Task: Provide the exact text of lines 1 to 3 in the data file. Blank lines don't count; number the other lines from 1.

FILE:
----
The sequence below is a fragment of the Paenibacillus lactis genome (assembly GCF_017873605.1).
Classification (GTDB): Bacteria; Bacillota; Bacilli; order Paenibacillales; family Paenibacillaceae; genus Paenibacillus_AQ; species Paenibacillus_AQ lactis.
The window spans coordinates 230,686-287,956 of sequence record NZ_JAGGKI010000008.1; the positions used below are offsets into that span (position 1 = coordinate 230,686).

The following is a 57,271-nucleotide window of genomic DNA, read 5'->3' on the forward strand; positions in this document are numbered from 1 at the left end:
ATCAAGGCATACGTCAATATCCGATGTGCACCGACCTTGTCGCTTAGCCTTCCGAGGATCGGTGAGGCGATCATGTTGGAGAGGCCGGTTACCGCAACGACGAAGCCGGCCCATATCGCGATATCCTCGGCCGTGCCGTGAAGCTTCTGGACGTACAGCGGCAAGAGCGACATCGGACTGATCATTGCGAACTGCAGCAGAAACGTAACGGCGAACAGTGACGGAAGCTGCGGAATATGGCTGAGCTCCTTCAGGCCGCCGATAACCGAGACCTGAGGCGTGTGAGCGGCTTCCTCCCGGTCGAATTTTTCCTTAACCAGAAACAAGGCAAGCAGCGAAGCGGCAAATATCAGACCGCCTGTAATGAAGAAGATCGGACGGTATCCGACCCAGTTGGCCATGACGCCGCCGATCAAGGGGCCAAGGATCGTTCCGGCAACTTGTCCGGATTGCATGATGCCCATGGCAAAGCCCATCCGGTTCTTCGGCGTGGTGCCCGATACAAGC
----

The sequence below is a fragment of the Paenibacillus lactis genome (assembly GCF_017873605.1).
Classification (GTDB): Bacteria; Bacillota; Bacilli; order Paenibacillales; family Paenibacillaceae; genus Paenibacillus_AQ; species Paenibacillus_AQ lactis.
The window spans coordinates 230,686-287,956 of sequence record NZ_JAGGKI010000008.1; the positions used below are offsets into that span (position 1 = coordinate 230,686).